Question about Prime number exercise

In the Javascript part 1 course, the last exercise of control flow is show all the prime numbers within the limit.

The script is:

function showPrimes(limit){
for (let number=2; number <= limit; number++{
let isPrime = true;
for (let factor = 2; factor < number; factor++){
if (number % factor === 0){
isPrime = false;
break;
}
}
if (isPrime) console.log(number);
}
}

What I can’t figure out is this part:
if (number % factor === 0)

I’m thinking that factor = 2, and 2 < 3, so factor +1. Iterate it, now all the factors are 2-10.

The next is after number/factor, if there is no remainder, it is not a prime number.
So 3(number)/2(factor), there is a remainder so 3 is a prime number.
The next is what confuse me.
Both number and factor increment by 1, so now 4/3, this also has a remainder, so according to the code, 4 is also a prime number.

What am I thinking wrongly here?

1 Like

According to the code, 4 is not a prime number. You can run the code to confirm.

When number is 4 and factor is 2, then number % factor === 0 and isPrime is set to false and we break out of the inner loop and move on to the next number.

number and factor are not incremented at the same time. Maybe some extra logging will help?

function showPrimes(limit) {
  for (let number=2; number <= limit; number++) {
    console.log("number is " + number);
    let isPrime = true;
    for (let factor = 2; factor < number; factor++) {
      console.log("factor is " + factor);
      if (number % factor === 0) {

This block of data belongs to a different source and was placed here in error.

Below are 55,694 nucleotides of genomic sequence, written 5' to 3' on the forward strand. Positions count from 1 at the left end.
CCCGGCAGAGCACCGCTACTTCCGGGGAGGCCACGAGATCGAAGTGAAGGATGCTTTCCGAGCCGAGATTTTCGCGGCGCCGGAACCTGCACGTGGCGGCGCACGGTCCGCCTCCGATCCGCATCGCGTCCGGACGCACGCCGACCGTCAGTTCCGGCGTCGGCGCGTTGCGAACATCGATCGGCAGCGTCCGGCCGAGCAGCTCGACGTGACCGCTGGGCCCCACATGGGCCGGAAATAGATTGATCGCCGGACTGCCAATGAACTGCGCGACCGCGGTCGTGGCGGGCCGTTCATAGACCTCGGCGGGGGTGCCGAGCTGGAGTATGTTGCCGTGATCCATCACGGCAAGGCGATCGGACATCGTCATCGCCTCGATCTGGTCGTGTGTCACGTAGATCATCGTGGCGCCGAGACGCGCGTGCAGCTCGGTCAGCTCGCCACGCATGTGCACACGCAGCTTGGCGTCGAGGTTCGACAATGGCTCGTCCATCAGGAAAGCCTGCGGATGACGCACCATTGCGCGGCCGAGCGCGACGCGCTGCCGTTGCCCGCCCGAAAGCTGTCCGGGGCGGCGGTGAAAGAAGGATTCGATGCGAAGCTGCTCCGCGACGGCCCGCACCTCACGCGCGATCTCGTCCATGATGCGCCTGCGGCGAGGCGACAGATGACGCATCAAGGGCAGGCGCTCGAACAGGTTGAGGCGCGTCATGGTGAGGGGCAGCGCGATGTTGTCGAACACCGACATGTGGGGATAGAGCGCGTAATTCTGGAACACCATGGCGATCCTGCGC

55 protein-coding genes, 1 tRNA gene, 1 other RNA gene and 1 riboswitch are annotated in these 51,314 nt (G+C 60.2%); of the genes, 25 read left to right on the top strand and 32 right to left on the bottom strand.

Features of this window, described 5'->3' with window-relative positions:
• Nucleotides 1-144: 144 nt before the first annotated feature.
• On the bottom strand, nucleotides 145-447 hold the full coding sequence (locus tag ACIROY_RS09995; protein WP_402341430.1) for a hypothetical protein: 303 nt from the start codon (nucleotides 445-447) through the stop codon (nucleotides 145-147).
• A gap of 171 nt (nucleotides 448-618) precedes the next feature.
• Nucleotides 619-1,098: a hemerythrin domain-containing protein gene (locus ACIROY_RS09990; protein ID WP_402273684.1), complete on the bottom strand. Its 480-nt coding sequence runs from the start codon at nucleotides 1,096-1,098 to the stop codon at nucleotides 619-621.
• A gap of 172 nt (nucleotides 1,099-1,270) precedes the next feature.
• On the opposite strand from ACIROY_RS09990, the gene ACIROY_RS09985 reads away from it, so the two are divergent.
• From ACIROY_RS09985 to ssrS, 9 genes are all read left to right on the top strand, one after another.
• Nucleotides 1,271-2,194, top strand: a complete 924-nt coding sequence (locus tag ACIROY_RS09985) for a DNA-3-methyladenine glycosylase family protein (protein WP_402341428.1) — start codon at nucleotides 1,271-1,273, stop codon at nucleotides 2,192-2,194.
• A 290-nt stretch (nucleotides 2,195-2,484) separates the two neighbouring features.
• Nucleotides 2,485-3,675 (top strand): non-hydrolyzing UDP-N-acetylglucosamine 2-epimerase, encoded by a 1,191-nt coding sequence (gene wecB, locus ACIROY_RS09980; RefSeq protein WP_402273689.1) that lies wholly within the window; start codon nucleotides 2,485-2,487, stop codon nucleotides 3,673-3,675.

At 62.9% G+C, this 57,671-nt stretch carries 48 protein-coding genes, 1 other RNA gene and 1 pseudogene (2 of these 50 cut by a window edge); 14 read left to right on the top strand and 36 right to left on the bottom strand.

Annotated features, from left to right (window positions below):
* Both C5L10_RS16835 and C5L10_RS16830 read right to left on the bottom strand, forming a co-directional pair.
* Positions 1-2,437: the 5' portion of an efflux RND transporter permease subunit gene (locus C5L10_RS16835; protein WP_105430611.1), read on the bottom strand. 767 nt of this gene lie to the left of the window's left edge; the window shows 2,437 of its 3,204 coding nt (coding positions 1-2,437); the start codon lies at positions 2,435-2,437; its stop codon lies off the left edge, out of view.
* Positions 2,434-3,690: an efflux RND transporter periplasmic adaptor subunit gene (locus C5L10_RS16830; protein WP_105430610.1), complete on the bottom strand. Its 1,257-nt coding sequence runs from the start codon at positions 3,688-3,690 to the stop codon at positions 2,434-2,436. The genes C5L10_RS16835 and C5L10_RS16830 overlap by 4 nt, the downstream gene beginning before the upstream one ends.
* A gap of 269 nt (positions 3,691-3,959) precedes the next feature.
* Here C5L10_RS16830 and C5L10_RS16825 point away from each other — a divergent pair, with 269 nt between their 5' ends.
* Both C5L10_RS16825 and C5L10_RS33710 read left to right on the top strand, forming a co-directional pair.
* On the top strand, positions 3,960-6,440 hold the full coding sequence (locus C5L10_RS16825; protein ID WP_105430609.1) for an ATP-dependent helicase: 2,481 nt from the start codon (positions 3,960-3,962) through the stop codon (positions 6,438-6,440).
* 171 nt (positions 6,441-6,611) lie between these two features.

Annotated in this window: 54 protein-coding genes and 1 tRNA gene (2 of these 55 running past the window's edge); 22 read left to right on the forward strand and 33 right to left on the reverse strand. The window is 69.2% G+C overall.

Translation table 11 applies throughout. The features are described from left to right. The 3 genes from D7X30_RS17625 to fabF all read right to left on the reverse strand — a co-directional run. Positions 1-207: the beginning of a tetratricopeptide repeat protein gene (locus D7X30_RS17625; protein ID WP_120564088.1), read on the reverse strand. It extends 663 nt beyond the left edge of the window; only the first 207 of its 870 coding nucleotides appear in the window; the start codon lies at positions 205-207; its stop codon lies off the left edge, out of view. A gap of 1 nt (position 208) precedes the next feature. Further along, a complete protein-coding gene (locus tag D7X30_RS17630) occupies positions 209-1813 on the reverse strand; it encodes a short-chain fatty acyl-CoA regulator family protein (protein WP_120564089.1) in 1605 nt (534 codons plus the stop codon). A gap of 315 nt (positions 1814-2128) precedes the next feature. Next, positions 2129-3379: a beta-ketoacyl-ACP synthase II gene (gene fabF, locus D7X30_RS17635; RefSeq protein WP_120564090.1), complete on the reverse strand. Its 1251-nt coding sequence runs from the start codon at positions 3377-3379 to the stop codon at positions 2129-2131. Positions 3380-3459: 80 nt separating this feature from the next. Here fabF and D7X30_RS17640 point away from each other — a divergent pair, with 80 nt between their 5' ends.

isPrime = false;
        console.log("not a prime");
        break;
      }
    }
    if (isPrime) {
      console.log(number);
    }
  }
}
1 Like

I think the part that is confusing you is that the inner loop runs to completion before the outer loop increments.

For example, if I have the following code:

for (let i = 0; i < 3; i++) {
  for (let j = 0; j < 3; j++) {
    console.log("i =", i, ", j =", j);
  }
}

It will print:

i = 0, j = 0
i = 0, j = 1
i = 0, j = 2
i = 1, j = 0
i = 1, j = 1
i = 1, j = 2
i = 2, j = 0
i = 2, j = 1
i = 2, j = 2

See how the outer for loop only increments after the inner for loop has completed. If we use a method for the inner for loop, the logic becomes even clearer:

function showPrimes(limit) {
  for (let number = 2; number <= limit; number++) {
    if (isPrime(number)) console.log(number);
  }
}

function isPrime(number) {
  for (let factor = 2; factor < number; factor++) {
    if (number % factor === 0) return false;
  }
  return true;
}

Aside: this is one of the reasons breaking things down into functions can greatly improve the readability of your code.

So, even though each for loop increments by 1, they are doing so at different times. Extracting a function here helps with the readability.

Lastly, this is probably the least efficient way to determine the primes up to a given number and would be something I would call a “brute force” method. If you ever need to do this in an interview, please use the Sieve of Eratosthenes.

1 Like

Hi eelsholz, thanks for the explanation! This is very helpful!
Now I know that the outer loop and inner loop does increment at the same time.

Hi jmrunkle, your explanation is awesome!
Also thanks for the additional info about Sieve of Eratosthenes.
I will read about it.

I´ve got a question too, in the first iteration of both for loops, when number = 2 in the outer for loop, and factor < number (which means less than 2) in the inner for loop, what would be the value of the factor then? so then within the if condition, the division doesn’t have a remainder = 0

When the outer loop variable number is 2, the inner loop is never really entered because the initialization sets the factor to 2 and then the condition is checked before the body executes. Since the condition is factor < number and 2<2 returns false we never execute the body of the for loop. Therefore we skip over that and return true. It is easier to reason about if you use my factored version where we have a helper method called isPrime.

1 Like